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Are We Missing the Most Important Aspect of Health Care?
Physician Danielle Ofri argues that honest conversation is the most powerful mechanism for healing.
Danielle Ofri was confused the first time she heard the term ‘expired.’ The first-year medical student envisioned her family’s shabby air mattress used for camping trips in the Catskill Mountains. The revelation took a moment.
Now a veteran physician at New York’s Bellevue hospital, Ofri laughs at her earlier ignorance. Language, and more importantly communication, is at the center of her new book, What Patients Say, What Doctors Hear (Beacon Press). How doctors and patients interact plays a greater role in medicine than we might believe.
As the medical industry strives for a virtual world in which diagnoses are made and prescriptions rendered on a smartphone app, Ofri argues that successful conversation is the primary driver of healing. Sadly dialectics remain a longstanding elephant in the office: doctors enter with opinions, patients their own, the ticking clock on the wall in plain view of both parties.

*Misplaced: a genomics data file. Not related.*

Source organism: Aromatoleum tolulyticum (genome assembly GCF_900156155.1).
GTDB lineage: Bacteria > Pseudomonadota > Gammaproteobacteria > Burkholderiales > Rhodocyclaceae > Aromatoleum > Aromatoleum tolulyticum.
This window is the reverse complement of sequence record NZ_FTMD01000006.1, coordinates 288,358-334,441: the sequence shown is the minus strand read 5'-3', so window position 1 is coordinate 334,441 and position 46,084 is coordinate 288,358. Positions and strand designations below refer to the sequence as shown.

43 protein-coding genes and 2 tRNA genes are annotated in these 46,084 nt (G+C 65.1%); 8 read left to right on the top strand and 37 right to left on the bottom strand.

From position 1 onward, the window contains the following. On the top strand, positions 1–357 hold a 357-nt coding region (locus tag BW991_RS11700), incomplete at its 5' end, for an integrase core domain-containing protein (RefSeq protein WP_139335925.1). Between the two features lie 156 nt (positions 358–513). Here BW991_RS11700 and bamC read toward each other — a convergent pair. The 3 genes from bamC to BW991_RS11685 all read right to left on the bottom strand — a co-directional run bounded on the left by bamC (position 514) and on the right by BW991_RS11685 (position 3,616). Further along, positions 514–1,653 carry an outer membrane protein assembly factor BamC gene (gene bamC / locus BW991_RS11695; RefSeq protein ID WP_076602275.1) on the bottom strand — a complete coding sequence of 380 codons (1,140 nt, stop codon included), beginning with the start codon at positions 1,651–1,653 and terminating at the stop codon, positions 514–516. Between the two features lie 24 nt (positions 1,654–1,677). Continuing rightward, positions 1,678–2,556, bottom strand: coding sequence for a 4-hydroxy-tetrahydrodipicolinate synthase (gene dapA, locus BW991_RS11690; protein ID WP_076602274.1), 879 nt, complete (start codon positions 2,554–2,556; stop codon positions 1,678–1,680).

This creates resentment in the patient, who, as it turns out, is interrupted by the doctor within twelve seconds on an average visit. Likewise the physician quickly grows impatient due to noncompliance: 50-75 percent of subjects do not adhere to physician advice. A vicious cycle commences in which neither side feels heard. Healing becomes difficult when anxiety rests at the foundation of this relationship.
This particular exchange is often fraught with problems from the beginning. A perpetual fear of litigation on one side and long wait times and snap judgments on the other create an insurmountable gulf. Marriage counselors recognize that by the time a couple seeks guidance it’s often too late. No comparable therapy exists for a patient that wants to break up with their doctor (or vice-versa).
Yet this mysterious distance is avoidable. Ofri writes that talking through emotional challenges alleviates tension for both parties. When physicians avoid the psychological and emotional aspects of illness the risk of nonadherence to medications triples. Factor in particularly stressful situations—unemployment, housing issues, romantic quandaries—and that risk is six-fold higher.
An inability to quantify conversation seems embedded in a system in which blood pressure and cholesterol levels are promptly displayed. But it’s not. One Canadian study showed that electrical stimulation for back problems resulted in a 45 percent reduction in pain. The other group received a sham treatment but talked extensively with their therapist. The result was 55 percent pain reduction.